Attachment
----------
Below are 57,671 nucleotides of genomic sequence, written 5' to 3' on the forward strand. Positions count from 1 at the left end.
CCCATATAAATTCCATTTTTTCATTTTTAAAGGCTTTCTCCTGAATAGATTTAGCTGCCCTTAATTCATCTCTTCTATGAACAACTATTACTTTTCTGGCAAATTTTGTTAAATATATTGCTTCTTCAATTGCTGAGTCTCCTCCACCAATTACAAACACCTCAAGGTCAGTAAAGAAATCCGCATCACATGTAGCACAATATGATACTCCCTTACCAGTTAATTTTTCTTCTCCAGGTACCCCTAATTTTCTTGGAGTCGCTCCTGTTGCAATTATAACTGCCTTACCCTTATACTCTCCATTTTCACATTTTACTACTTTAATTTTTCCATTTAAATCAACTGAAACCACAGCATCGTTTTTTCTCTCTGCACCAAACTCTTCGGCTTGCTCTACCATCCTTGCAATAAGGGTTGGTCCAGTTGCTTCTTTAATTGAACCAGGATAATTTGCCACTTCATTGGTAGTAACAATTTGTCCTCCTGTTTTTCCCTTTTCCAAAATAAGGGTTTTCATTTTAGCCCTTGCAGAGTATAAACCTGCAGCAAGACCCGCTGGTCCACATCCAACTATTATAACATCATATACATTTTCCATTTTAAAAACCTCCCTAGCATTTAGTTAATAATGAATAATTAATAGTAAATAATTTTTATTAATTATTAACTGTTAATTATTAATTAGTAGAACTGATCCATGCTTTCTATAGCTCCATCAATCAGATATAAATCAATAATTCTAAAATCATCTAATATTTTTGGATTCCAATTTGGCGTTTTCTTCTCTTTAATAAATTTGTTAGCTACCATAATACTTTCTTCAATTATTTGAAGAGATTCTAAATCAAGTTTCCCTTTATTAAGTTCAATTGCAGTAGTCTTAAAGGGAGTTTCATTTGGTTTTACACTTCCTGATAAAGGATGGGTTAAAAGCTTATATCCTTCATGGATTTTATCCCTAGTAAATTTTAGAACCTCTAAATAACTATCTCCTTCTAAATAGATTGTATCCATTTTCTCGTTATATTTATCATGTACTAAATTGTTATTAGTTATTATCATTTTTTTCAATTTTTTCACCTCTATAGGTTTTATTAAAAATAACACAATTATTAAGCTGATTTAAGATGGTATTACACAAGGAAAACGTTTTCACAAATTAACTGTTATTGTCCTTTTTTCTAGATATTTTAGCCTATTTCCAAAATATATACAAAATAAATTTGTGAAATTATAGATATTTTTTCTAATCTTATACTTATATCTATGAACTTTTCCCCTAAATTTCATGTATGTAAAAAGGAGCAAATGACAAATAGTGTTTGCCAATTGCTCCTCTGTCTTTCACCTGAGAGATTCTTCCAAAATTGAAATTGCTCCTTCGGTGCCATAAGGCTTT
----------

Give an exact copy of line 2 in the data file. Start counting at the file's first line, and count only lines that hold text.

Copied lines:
CCCATATAAATTCCATTTTTTCATTTTTAAAGGCTTTCTCCTGAATAGATTTAGCTGCCCTTAATTCATCTCTTCTATGAACAACTATTACTTTTCTGGCAAATTTTGTTAAATATATTGCTTCTTCAATTGCTGAGTCTCCTCCACCAATTACAAACACCTCAAGGTCAGTAAAGAAATCCGCATCACATGTAGCACAATATGATACTCCCTTACCAGTTAATTTTTCTTCTCCAGGTACCCCTAATTTTCTTGGAGTCGCTCCTGTTGCAATTATAACTGCCTTACCCTTATACTCTCCATTTTCACATTTTACTACTTTAATTTTTCCATTTAAATCAACTGAAACCACAGCATCGTTTTTTCTCTCTGCACCAAACTCTTCGGCTTGCTCTACCATCCTTGCAATAAGGGTTGGTCCAGTTGCTTCTTTAATTGAACCAGGATAATTTGCCACTTCATTGGTAGTAACAATTTGTCCTCCTGTTTTTCCCTTTTCCAAAATAAGGGTTTTCATTTTAGCCCTTGCAGAGTATAAACCTGCAGCAAGACCCGCTGGTCCACATCCAACTATTATAACATCATATACATTTTCCATTTTAAAAACCTCCCTAGCATTTAGTTAATAATGAATAATTAATAGTAAATAATTTTTATTAATTATTAACTGTTAATTATTAATTAGTAGAACTGATCCATGCTTTCTATAGCTCCATCAATCAGATATAAATCAATAATTCTAAAATCATCTAATATTTTTGGATTCCAATTTGGCGTTTTCTTCTCTTTAATAAATTTGTTAGCTACCATAATACTTTCTTCAATTATTTGAAGAGATTCTAAATCAAGTTTCCCTTTATTAAGTTCAATTGCAGTAGTCTTAAAGGGAGTTTCATTTGGTTTTACACTTCCTGATAAAGGATGGGTTAAAAGCTTATATCCTTCATGGATTTTATCCCTAGTAAATTTTAGAACCTCTAAATAACTATCTCCTTCTAAATAGATTGTATCCATTTTCTCGTTATATTTATCATGTACTAAATTGTTATTAGTTATTATCATTTTTTTCAATTTTTTCACCTCTATAGGTTTTATTAAAAATAACACAATTATTAAGCTGATTTAAGATGGTATTACACAAGGAAAACGTTTTCACAAATTAACTGTTATTGTCCTTTTTTCTAGATATTTTAGCCTATTTCCAAAATATATACAAAATAAATTTGTGAAATTATAGATATTTTTTCTAATCTTATACTTATATCTATGAACTTTTCCCCTAAATTTCATGTATGTAAAAAGGAGCAAATGACAAATAGTGTTTGCCAATTGCTCCTCTGTCTTTCACCTGAGAGATTCTTCCAAAATTGAAATTGCTCCTTCGGTGCCATAAGGCTTT